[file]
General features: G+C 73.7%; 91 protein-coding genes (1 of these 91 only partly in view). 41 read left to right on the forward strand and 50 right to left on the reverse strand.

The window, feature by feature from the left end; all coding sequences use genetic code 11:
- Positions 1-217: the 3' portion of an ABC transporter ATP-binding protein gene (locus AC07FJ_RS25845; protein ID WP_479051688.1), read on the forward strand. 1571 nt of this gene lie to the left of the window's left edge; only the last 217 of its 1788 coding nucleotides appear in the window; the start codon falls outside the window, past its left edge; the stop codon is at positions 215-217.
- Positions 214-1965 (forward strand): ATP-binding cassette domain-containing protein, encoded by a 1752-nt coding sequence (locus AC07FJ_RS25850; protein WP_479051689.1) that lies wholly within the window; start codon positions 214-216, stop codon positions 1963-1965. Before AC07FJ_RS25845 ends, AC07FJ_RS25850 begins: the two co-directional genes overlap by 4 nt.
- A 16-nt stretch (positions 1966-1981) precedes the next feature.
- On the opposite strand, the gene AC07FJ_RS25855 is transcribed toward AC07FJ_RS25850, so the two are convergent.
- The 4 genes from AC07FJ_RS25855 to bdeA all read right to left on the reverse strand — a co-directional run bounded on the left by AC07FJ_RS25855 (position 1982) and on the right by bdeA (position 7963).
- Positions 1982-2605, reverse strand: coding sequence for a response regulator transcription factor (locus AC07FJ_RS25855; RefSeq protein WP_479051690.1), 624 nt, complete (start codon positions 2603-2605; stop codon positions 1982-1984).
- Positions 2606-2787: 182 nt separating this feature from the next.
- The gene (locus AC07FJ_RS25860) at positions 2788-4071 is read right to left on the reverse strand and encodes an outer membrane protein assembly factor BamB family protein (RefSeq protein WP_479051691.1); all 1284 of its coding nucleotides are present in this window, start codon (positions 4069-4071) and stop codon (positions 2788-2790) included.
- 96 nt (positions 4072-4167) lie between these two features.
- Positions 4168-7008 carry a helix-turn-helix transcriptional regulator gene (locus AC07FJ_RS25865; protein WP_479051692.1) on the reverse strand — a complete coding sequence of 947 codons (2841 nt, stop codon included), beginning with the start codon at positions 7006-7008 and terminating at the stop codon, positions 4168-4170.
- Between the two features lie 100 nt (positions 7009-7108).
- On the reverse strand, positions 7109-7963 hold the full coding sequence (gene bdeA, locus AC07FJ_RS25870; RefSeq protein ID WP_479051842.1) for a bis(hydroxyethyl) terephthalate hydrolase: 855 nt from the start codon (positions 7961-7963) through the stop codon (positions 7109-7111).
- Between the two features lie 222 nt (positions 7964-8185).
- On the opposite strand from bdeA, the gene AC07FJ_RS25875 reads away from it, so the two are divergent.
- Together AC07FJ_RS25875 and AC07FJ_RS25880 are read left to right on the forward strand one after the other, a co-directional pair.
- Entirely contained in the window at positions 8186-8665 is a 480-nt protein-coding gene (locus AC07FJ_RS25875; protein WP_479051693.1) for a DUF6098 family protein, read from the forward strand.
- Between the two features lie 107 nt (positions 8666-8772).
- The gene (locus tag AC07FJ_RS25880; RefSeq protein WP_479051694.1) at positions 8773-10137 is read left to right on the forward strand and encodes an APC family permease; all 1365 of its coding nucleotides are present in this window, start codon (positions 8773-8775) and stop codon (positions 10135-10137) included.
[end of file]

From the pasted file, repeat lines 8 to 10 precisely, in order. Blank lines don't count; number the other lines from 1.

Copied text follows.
- Positions 1982-2605, reverse strand: coding sequence for a response regulator transcription factor (locus AC07FJ_RS25855; RefSeq protein WP_479051690.1), 624 nt, complete (start codon positions 2603-2605; stop codon positions 1982-1984).
- Positions 2606-2787: 182 nt separating this feature from the next.
- The gene (locus AC07FJ_RS25860) at positions 2788-4071 is read right to left on the reverse strand and encodes an outer membrane protein assembly factor BamB family protein (RefSeq protein WP_479051691.1); all 1284 of its coding nucleotides are present in this window, start codon (positions 4069-4071) and stop codon (positions 2788-2790) included.